Wage theft is bad for business. Are you guilty?

Wednesday March 18, 2020

Wage underpayment has made the news again, this time with grocery giant, Coles, coming clean about wage underpayments totalling $20 million.

Coles joins a long list of companies guilty of wage theft, which includes other greats such as Woolworths, Flight Centre and even the ABC.

Federal Attorney-General Christian Porter believes there is a clear need to update legislation around wage underpayments. The new legislation seeks to criminalise the worst cases of worker underpayment and exploitation. Options for the new legislation will include laws around visa types and potentially forcing companies to publicly disclose and publish their indiscretions.

Mr Porter states, if corporate Australia hasn’t got the message to get their house in order yet, “they’re going to be absolutely and utterly compelled to in the future by the most vigorous, robust and complete set of laws around wage underpayment that Australia’s ever seen.”

Even without these legislative changes, companies already face enormous fines and legal action for lack of payroll compliance.

Keeping on-top of New Award Changes
After the completion of its four-yearly review into modern awards, the Fair Work Commission has implemented some crucial changes to ensure all employees covered by Awards are compensated correctly for their work.

Failure to implement these changes to your contracts and payroll processes for award-covered employees will be a breach under the Fair Work Act and can lead to sizable fines.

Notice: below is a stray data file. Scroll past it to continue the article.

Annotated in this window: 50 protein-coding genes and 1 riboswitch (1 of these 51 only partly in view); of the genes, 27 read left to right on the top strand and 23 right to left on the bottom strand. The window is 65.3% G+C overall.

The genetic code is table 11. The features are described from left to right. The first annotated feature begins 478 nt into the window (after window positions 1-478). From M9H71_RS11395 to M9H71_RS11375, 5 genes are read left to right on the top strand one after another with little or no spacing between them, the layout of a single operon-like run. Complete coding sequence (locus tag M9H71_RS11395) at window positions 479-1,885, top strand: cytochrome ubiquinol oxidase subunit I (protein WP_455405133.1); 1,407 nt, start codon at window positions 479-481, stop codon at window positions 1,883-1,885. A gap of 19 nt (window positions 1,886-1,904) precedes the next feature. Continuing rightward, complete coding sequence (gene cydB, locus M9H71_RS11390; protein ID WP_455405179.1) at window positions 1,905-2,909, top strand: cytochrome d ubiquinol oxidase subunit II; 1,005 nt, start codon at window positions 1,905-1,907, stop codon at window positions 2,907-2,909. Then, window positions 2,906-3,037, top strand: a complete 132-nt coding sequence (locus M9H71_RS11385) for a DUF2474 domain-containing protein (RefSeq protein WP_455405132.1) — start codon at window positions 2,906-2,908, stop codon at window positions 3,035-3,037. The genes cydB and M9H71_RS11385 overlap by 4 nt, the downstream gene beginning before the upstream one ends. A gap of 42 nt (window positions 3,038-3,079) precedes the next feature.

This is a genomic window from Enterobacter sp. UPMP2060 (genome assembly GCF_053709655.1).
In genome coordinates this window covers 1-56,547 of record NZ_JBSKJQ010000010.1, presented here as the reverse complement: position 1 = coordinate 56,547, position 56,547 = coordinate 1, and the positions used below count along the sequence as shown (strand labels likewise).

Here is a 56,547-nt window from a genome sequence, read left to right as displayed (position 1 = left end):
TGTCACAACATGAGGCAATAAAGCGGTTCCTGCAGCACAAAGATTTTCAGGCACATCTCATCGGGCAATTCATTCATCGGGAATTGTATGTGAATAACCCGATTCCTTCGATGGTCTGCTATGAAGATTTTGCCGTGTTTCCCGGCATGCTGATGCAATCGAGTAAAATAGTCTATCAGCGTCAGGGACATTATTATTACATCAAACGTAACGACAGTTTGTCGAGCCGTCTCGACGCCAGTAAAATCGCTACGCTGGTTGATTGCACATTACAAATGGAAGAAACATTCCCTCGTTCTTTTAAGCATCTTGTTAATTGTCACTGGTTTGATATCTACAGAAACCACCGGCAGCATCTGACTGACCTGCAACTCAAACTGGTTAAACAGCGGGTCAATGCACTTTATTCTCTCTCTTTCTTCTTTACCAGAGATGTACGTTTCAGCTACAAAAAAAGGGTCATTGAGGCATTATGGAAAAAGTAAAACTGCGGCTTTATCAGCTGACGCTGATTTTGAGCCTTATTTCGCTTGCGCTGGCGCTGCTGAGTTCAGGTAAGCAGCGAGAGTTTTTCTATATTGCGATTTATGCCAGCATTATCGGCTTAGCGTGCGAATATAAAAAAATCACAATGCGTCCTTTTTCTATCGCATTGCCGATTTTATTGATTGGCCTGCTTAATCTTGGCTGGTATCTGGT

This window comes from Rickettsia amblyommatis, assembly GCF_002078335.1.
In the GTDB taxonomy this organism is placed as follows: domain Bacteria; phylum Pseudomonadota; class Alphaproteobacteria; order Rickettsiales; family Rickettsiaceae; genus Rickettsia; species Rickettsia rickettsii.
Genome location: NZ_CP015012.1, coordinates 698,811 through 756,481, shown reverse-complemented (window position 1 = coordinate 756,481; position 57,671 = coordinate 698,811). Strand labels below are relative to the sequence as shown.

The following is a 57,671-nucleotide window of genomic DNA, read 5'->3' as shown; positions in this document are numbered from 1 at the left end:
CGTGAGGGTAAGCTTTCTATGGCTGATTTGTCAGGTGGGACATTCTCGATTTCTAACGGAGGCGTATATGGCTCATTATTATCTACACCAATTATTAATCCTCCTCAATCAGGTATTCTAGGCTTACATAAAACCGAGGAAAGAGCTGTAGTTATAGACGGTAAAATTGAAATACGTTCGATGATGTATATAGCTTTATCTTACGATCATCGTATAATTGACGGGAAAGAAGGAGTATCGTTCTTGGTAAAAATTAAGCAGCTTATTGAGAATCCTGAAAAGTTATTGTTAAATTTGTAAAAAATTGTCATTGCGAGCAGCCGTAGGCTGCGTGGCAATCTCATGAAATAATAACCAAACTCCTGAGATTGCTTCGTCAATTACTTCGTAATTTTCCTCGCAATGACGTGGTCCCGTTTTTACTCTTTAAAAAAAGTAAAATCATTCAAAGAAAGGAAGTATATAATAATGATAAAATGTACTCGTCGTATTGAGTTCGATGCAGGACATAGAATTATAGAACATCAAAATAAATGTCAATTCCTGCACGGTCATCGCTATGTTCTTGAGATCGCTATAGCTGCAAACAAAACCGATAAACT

With so many wage changes happening, employers need to be extra vigilant with their payroll.

Not just bad for business
Wage theft from employees is not only bad for business, it’s also bad for employee morale. Underpaid workers could be experiencing severe financial stress, which doesn’t just impact employees at home. It can stop a person from being able to work effectively too. If left unsupported, they can experience all sorts of problems, including an inability to focus, frequent absences from work or worse.

Research into Financial Stress in the Australian Workplace, completed in 2018, found that 31% of employees worry about their finances while up to 8% were kept awake by their financial worries.

There is some good news. By paying employees properly and including financial wellbeing in your health and wellness programs, you could help employees struggling with money worries.

How to Stay Under the Radar
To avoid the risk of investigation and possible prosecution by the Fair Work Ombudsmen, you need to review your contracts and payroll processes against the relevant awards and legislation. You’ll also need to make the appropriate changes if you find areas where you are non-compliant.

Staying abreast of the complexities of payroll can be challenging, especially for small businesses. Help is at hand. Our team are here to help ensure you get it right, the first time. We provide local, personal and expert advice and support to help you navigate the complexities of payroll and awards.

By outsourcing your HR with us, you get the same advantages that large businesses enjoy, at a fraction of the cost. Call us today to help you ensure your contracts and payroll meet the changing legislative requirements.

Preventing People Problems

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